Hardware, Software or Out-Of-Band What's the Latest Trend for Two-Factor Authentication?

Most of us know what Two Factor Authentication is after all it has been with us for over 25 years. But while we have all been busy things have been changing slowly and steadily, especially when it comes to choosing whether to deploy hardware, software or out-of-band tokens.

Hardware or Physical Tokens

By far the most commonly deployed in the past has been the traditional keyfob or key-ring style token, widely in use by many of us to protect our personal or business banking. The device contains an algorithm incorporating a clock or a counter, which, in conjunction with a 'seed' is used to calculate the OTP according to a unique but predictable sequence. When a user enters this number it establishes to a reasonable level of certitude that they are in possession of the token, because the server which is authenticating the user also knows the value of the token’s seed, and using the same algorithm and the time or a counter can predict the next valid OTP value.

Software Tokens

With the arrival of smarter and more capable cellphones, an alternative to the physical token began to appear about ten years ago.  These typically take the form of an ‘App’ replicating the functionality of the hardware token in software, working, in the same way, to generate an OTP from a seed value in conjunction with time or an event counter, they can even be installed on our laptops and desktop computers. These software or ‘soft-tokens’ have a few distinct advantages over their hardware token equivalents, in that instead of users being forced to carry an extra piece of hardware, our smartphones are typically with us all of the time anyway hence, we don’t need to carry anything extra.  Most of us rely so heavily on our phones that any loss is noticed almost immediately, not necessarily true for our hardware tokens.  In the event of loss of the phone, there is no physical cost associated with replacement of the token, just re-deploying the ‘app’.  Furthermore, with the capabilities of many of today’s smartphones, we are able to protect access to them with PINs, Passphrases, face recognition, fingerprints, voice and more, adding a further layer of protection to the device. But it is only in relatively recent years that Soft-Tokens have begun to see greater acceptance, most likely because of the prevalence today of smartphones which are capable of running such applications, everyone it seems has one.

SMS – Out-Of-Band

Yet another angle opens up when we consider the use of our smartphones, in fact, any cellular phone capable of receiving an SMS text message.  At the point of authentication, it is possible to deliver an OTP by SMS Text Message to the registered cell phone of the user requesting authentication, considering that the phone is something the user has, this falls nicely into the category of a second factor.  Great!  This sounds like a perfect solution right?  Well it too has some issues, SMS is not a guaranteed delivery mechanism, and depending upon location and cellular network coverage there may be a latency issue delivering the OTP.  There is also a cost associated with the SMS.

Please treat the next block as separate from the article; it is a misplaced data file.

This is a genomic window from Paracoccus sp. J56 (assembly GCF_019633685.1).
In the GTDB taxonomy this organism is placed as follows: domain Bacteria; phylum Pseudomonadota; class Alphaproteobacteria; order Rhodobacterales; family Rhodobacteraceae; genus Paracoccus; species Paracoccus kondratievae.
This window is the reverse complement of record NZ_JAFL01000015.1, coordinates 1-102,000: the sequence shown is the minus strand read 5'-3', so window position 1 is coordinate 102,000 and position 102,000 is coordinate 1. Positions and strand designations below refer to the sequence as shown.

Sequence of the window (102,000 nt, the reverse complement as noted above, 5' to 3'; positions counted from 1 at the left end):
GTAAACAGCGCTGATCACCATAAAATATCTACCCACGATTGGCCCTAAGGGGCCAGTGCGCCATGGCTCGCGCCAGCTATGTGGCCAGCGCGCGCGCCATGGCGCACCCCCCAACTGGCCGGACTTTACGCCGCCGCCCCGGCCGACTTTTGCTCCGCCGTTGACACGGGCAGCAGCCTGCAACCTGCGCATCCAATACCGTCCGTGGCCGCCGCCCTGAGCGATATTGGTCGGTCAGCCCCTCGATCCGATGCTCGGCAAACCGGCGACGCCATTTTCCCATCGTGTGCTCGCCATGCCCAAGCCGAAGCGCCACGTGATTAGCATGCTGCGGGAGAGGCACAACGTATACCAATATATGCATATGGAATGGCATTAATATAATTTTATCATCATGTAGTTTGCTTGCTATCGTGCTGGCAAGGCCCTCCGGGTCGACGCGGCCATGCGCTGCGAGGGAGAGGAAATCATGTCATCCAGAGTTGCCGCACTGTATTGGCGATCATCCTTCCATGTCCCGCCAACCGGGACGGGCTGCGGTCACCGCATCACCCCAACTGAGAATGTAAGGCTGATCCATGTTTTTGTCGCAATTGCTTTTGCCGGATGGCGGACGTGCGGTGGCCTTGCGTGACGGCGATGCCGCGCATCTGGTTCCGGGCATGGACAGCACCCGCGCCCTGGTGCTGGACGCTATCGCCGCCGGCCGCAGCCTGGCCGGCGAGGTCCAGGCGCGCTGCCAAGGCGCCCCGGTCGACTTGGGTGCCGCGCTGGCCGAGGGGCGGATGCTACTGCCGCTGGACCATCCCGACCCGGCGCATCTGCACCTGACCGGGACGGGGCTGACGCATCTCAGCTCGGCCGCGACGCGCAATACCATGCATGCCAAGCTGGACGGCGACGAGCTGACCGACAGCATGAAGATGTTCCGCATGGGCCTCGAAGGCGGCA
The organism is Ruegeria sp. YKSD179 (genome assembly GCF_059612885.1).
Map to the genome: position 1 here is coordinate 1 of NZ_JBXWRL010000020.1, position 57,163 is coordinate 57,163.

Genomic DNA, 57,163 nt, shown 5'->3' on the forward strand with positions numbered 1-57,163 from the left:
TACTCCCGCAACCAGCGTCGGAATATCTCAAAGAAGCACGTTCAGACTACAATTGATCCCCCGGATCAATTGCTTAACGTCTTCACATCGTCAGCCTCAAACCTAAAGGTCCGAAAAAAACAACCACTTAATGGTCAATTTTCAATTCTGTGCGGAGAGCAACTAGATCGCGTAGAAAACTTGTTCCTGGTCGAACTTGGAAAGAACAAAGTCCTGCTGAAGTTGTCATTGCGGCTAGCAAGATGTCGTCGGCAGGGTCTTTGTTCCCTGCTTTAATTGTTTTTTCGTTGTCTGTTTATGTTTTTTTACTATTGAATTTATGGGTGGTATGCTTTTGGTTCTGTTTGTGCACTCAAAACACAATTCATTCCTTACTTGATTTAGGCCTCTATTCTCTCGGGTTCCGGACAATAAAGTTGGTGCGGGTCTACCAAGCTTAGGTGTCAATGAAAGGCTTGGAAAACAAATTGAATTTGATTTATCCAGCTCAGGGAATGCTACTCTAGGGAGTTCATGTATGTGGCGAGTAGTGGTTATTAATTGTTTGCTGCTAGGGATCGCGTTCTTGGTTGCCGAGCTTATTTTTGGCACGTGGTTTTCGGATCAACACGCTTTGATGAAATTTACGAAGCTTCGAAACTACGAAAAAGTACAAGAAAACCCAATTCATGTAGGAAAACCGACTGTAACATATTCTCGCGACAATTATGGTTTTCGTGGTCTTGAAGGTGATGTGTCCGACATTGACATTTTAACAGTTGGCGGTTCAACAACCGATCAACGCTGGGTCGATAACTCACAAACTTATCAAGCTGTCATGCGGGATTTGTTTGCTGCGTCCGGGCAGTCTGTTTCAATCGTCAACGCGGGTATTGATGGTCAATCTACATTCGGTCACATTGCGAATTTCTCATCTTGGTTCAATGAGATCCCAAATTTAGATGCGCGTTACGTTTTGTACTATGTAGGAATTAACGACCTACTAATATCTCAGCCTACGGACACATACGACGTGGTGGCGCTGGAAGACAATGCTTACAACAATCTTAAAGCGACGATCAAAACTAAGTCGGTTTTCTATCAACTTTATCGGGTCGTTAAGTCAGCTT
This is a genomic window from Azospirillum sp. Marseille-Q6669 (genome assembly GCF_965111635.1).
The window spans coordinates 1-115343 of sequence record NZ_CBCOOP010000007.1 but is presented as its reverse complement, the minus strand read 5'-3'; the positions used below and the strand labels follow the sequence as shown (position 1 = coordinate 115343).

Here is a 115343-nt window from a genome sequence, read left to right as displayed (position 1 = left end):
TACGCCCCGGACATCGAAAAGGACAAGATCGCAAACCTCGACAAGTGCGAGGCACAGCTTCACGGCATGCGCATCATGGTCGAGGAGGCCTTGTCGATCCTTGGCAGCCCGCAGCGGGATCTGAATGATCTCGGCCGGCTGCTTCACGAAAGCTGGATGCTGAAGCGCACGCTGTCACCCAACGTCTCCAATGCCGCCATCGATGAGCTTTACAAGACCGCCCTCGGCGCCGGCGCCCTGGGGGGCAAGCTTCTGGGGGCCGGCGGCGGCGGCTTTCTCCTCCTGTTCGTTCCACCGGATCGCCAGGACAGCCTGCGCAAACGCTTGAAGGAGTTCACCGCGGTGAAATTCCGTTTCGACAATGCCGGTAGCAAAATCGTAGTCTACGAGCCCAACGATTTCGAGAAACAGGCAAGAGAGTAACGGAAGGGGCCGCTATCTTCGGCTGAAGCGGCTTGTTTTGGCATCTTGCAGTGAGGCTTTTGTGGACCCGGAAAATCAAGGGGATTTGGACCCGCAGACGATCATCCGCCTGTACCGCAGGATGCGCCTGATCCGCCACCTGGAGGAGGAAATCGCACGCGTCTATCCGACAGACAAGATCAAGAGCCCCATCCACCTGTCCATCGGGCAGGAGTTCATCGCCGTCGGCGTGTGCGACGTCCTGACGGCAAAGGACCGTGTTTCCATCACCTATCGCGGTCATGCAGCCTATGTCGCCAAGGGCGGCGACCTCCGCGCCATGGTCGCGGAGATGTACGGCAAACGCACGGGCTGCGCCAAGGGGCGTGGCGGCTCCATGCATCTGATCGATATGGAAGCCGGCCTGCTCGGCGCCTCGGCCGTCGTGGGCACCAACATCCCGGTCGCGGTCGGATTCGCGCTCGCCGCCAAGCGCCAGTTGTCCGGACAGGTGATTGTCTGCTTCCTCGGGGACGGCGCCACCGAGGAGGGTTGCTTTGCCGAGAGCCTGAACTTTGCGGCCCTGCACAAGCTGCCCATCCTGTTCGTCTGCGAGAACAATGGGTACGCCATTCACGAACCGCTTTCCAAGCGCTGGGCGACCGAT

So, why are we still using Hardware Tokens?

So when considering the options described above are people continuing to use hardware tokens or are they migrating in droves towards the use of Soft or SMS tokens? Well, having the second factor available potentially on the same device from which we are requesting access to our applications and data could perhaps represent a bit of a contradiction to the concept of the second factor of something you have. If you don’t have a PIN or some form or device lock on your phone, are you any better off?  The answer is somewhat subjective.  Consider walking into an office environment and seeing an empty cube, next to the workstation are a set of house keys with a key fob hardware token attached. Actually, this situation is really not that uncommon, we typically dump our keys on the desk and get up to grab a coffee.  Sure, our workstation is still protected by our password and screen-lock, but is this all that different to the Soft-Token on a phone without PIN protection? Attempting to compromise the software delivered to our smartphones is complex but not necessarily impossible.  Many protections are in place, with vendors restricting the deployment of Apps to devices directly from their ‘Application Stores’ where we trust that careful testing and validation are performed.

If you are interested in two-factor check out Defender, One Identity’s two-factor authentication solution supporting a wide range of tokens including hardware, software, and SMS. You can also request your free starter pack, which includes 3 hardware tokens, 25 software tokens and 25 user licences for 90 days.

 
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